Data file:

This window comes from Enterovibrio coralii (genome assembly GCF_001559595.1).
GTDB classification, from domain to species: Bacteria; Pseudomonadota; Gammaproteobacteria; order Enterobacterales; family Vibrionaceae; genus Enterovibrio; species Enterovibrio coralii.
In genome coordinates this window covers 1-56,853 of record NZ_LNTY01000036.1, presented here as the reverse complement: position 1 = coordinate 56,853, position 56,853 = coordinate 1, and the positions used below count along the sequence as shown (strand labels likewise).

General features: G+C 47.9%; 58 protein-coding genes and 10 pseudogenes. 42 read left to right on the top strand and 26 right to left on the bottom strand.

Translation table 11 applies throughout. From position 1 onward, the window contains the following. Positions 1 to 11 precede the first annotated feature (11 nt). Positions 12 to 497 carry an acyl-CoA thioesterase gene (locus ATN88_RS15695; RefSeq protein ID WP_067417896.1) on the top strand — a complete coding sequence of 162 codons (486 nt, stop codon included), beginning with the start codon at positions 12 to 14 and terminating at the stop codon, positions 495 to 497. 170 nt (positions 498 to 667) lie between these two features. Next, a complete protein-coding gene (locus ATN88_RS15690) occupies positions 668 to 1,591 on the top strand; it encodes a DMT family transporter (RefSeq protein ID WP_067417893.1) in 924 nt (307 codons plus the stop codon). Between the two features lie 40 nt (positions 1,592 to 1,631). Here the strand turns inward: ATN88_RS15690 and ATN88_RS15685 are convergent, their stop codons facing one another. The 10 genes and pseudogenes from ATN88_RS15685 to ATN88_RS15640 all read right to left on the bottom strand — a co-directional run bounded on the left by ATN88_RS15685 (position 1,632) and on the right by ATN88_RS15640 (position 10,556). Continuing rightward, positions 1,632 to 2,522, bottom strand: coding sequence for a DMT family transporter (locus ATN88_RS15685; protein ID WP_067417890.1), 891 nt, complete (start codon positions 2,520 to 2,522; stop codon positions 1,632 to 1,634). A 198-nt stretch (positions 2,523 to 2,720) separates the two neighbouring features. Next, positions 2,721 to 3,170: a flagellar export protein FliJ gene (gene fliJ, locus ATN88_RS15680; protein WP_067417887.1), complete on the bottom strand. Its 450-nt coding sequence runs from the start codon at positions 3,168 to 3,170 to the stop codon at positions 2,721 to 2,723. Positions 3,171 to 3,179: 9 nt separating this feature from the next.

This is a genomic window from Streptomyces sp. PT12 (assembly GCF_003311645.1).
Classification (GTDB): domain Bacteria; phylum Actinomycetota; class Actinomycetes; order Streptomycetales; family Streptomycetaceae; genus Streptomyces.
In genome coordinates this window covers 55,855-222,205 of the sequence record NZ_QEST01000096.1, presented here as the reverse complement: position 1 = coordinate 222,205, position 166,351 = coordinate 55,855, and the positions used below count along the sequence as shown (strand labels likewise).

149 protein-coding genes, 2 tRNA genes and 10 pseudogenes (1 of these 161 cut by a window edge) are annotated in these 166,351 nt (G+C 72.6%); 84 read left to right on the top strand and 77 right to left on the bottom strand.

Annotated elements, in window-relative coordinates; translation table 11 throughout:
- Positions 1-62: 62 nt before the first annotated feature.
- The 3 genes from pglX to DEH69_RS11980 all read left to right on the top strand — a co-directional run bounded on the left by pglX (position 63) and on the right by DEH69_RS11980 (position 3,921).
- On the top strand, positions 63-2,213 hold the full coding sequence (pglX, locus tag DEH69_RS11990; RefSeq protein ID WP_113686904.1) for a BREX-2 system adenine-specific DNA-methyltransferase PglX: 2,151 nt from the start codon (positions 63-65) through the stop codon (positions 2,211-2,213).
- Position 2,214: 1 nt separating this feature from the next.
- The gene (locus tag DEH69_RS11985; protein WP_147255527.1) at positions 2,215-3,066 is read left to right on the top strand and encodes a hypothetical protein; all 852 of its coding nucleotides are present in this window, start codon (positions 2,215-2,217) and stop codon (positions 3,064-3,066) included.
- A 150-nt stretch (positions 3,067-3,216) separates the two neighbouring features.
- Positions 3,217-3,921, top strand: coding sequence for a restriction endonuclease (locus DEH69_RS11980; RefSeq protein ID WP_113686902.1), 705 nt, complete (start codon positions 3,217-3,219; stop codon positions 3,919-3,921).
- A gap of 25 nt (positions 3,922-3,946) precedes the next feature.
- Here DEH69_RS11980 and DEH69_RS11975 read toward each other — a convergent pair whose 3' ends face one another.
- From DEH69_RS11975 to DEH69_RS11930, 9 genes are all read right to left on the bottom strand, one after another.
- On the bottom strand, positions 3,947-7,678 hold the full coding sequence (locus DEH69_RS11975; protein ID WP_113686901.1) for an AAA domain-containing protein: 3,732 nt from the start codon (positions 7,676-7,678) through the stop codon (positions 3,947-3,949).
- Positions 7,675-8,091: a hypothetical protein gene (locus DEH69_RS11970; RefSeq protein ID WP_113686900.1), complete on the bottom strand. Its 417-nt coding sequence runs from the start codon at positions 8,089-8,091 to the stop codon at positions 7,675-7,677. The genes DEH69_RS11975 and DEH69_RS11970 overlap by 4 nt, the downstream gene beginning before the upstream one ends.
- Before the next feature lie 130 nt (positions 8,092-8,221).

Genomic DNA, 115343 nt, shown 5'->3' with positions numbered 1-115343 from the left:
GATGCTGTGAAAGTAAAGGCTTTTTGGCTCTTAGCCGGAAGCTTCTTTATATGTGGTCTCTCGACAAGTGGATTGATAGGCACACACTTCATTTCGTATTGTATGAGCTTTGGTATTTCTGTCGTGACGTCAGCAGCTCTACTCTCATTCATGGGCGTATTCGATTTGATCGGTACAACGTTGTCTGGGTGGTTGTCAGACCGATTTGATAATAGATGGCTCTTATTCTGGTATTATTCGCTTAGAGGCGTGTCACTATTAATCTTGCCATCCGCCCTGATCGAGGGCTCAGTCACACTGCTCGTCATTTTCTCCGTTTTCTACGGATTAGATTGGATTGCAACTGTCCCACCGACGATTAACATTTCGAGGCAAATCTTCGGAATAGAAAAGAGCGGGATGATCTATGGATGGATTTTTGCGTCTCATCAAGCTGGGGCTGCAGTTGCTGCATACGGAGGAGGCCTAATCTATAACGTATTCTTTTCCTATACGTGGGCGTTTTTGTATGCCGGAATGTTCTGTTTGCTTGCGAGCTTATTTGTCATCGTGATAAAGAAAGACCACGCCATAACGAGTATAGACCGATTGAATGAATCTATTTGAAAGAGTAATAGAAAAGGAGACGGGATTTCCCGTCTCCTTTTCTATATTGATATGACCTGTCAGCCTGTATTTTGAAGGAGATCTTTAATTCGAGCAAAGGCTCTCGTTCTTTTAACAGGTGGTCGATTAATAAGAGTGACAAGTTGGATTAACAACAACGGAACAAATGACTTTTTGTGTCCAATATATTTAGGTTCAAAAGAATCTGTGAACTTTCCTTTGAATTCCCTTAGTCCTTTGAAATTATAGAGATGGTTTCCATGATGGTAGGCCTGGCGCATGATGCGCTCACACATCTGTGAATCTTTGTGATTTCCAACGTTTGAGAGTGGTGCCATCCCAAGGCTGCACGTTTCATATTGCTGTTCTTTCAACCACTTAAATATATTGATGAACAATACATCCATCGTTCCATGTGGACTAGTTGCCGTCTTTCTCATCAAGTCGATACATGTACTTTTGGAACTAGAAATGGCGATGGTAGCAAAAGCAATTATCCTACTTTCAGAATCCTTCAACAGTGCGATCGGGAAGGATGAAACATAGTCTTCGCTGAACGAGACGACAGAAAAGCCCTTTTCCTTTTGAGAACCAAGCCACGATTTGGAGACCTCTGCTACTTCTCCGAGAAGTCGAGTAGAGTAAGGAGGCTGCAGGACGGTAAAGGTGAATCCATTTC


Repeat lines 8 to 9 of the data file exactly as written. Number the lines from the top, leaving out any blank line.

In genome coordinates this window covers 55,855-222,205 of the sequence record NZ_QEST01000096.1, presented here as the reverse complement: position 1 = coordinate 222,205, position 166,351 = coordinate 55,855, and the positions used below count along the sequence as shown (strand labels likewise).

149 protein-coding genes, 2 tRNA genes and 10 pseudogenes (1 of these 161 cut by a window edge) are annotated in these 166,351 nt (G+C 72.6%); 84 read left to right on the top strand and 77 right to left on the bottom strand.